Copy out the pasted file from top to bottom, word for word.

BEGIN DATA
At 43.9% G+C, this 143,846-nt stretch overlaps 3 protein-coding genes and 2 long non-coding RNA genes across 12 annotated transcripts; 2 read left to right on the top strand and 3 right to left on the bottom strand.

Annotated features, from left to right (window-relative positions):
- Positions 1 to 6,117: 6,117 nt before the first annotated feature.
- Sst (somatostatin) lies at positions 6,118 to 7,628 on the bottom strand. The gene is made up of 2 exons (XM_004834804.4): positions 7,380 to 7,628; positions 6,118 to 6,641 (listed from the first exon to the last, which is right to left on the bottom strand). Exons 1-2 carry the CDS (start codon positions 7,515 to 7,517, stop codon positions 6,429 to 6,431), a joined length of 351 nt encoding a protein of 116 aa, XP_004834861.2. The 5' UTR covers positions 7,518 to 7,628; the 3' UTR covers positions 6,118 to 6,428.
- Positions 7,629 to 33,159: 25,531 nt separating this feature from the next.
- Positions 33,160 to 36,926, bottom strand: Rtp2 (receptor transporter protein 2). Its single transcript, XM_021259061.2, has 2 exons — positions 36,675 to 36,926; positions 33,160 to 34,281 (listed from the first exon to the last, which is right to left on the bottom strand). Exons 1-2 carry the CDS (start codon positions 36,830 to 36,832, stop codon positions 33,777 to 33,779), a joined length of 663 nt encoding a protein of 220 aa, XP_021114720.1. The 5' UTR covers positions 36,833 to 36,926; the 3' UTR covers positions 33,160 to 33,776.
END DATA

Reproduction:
At 43.9% G+C, this 143,846-nt stretch overlaps 3 protein-coding genes and 2 long non-coding RNA genes across 12 annotated transcripts; 2 read left to right on the top strand and 3 right to left on the bottom strand.

Annotated features, from left to right (window-relative positions):
- Positions 1 to 6,117: 6,117 nt before the first annotated feature.
- Sst (somatostatin) lies at positions 6,118 to 7,628 on the bottom strand. The gene is made up of 2 exons (XM_004834804.4): positions 7,380 to 7,628; positions 6,118 to 6,641 (listed from the first exon to the last, which is right to left on the bottom strand). Exons 1-2 carry the CDS (start codon positions 7,515 to 7,517, stop codon positions 6,429 to 6,431), a joined length of 351 nt encoding a protein of 116 aa, XP_004834861.2. The 5' UTR covers positions 7,518 to 7,628; the 3' UTR covers positions 6,118 to 6,428.
- Positions 7,629 to 33,159: 25,531 nt separating this feature from the next.
- Positions 33,160 to 36,926, bottom strand: Rtp2 (receptor transporter protein 2). Its single transcript, XM_021259061.2, has 2 exons — positions 36,675 to 36,926; positions 33,160 to 34,281 (listed from the first exon to the last, which is right to left on the bottom strand). Exons 1-2 carry the CDS (start codon positions 36,830 to 36,832, stop codon positions 33,777 to 33,779), a joined length of 663 nt encoding a protein of 220 aa, XP_021114720.1. The 5' UTR covers positions 36,833 to 36,926; the 3' UTR covers positions 33,160 to 33,776.